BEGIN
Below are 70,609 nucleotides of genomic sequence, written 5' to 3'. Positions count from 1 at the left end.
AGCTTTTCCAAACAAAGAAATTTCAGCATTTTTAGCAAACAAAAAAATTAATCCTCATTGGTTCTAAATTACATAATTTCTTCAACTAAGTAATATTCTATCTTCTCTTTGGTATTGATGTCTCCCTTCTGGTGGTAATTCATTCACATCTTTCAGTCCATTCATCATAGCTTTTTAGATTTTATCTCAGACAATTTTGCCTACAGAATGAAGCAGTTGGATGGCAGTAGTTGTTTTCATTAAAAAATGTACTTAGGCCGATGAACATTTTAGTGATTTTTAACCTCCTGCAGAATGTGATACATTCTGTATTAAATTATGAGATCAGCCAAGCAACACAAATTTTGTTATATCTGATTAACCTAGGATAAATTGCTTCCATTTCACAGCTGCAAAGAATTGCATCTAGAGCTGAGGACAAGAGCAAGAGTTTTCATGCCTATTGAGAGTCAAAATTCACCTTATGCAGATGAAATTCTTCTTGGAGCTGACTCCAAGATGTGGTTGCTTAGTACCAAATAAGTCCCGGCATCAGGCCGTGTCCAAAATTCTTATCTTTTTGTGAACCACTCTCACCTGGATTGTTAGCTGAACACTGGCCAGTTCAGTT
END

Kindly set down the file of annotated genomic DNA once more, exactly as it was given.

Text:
Below are 70,609 nucleotides of genomic sequence, written 5' to 3'. Positions count from 1 at the left end.
AGCTTTTCCAAACAAAGAAATTTCAGCATTTTTAGCAAACAAAAAAATTAATCCTCATTGGTTCTAAATTACATAATTTCTTCAACTAAGTAATATTCTATCTTCTCTTTGGTATTGATGTCTCCCTTCTGGTGGTAATTCATTCACATCTTTCAGTCCATTCATCATAGCTTTTTAGATTTTATCTCAGACAATTTTGCCTACAGAATGAAGCAGTTGGATGGCAGTAGTTGTTTTCATTAAAAAATGTACTTAGGCCGATGAACATTTTAGTGATTTTTAACCTCCTGCAGAATGTGATACATTCTGTATTAAATTATGAGATCAGCCAAGCAACACAAATTTTGTTATATCTGATTAACCTAGGATAAATTGCTTCCATTTCACAGCTGCAAAGAATTGCATCTAGAGCTGAGGACAAGAGCAAGAGTTTTCATGCCTATTGAGAGTCAAAATTCACCTTATGCAGATGAAATTCTTCTTGGAGCTGACTCCAAGATGTGGTTGCTTAGTACCAAATAAGTCCCGGCATCAGGCCGTGTCCAAAATTCTTATCTTTTTGTGAACCACTCTCACCTGGATTGTTAGCTGAACACTGGCCAGTTCAGTT